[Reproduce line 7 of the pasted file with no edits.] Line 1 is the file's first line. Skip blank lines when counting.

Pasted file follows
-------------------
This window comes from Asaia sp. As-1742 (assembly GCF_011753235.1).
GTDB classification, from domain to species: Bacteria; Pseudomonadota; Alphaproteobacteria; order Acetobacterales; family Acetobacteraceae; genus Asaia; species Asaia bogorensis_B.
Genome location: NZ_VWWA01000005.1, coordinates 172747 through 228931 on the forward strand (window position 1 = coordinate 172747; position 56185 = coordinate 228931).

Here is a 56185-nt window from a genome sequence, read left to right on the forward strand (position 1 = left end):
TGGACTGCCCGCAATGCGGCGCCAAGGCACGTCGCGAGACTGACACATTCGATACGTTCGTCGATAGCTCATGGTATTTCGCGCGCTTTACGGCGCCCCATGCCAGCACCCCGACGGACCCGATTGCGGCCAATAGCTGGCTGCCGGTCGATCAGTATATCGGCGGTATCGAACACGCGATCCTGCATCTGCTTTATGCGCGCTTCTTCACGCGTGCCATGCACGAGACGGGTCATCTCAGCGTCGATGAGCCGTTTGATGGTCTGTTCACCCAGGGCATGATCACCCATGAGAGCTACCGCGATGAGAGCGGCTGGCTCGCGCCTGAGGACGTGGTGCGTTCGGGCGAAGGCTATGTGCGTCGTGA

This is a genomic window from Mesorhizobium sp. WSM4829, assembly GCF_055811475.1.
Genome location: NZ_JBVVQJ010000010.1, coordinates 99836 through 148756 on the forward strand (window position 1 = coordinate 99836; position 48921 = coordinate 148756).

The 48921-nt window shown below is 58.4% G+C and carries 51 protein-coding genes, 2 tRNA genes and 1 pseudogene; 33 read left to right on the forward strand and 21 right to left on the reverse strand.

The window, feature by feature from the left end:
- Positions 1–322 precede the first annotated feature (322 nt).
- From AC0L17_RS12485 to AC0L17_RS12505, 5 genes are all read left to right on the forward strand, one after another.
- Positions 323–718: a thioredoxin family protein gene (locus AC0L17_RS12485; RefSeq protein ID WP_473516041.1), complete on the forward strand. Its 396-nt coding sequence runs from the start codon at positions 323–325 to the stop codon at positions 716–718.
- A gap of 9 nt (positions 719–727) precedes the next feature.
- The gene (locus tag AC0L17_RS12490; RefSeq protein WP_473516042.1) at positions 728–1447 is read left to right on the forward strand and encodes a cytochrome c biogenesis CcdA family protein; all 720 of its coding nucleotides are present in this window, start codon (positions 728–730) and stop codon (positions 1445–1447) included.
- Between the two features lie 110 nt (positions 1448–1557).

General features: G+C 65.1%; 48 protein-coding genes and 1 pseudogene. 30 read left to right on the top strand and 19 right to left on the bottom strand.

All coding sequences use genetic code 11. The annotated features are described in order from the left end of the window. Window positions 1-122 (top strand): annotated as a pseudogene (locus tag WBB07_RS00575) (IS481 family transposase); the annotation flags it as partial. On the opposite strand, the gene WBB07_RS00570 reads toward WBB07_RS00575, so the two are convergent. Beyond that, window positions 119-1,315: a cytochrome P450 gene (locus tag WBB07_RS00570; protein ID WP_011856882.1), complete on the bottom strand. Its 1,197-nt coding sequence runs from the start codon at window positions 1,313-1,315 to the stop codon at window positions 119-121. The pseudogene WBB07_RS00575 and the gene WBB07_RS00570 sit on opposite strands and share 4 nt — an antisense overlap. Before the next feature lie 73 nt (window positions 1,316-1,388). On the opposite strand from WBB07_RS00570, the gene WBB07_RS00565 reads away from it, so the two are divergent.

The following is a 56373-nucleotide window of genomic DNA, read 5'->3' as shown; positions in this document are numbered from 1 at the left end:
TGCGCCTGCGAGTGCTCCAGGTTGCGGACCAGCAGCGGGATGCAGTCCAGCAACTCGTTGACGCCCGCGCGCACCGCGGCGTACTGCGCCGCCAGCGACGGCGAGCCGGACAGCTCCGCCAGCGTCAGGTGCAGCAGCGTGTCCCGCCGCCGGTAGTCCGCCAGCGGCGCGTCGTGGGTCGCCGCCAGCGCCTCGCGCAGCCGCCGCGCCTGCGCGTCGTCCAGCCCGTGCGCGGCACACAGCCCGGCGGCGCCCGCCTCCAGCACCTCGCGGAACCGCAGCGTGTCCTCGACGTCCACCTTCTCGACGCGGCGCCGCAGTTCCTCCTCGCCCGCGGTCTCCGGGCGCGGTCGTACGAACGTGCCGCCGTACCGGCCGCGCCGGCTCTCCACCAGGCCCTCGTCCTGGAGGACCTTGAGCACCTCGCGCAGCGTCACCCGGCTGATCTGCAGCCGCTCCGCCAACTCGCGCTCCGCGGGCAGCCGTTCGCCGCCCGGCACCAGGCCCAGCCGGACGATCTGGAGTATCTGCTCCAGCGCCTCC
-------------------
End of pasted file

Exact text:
Genome location: NZ_JBVVQJ010000010.1, coordinates 99836 through 148756 on the forward strand (window position 1 = coordinate 99836; position 48921 = coordinate 148756).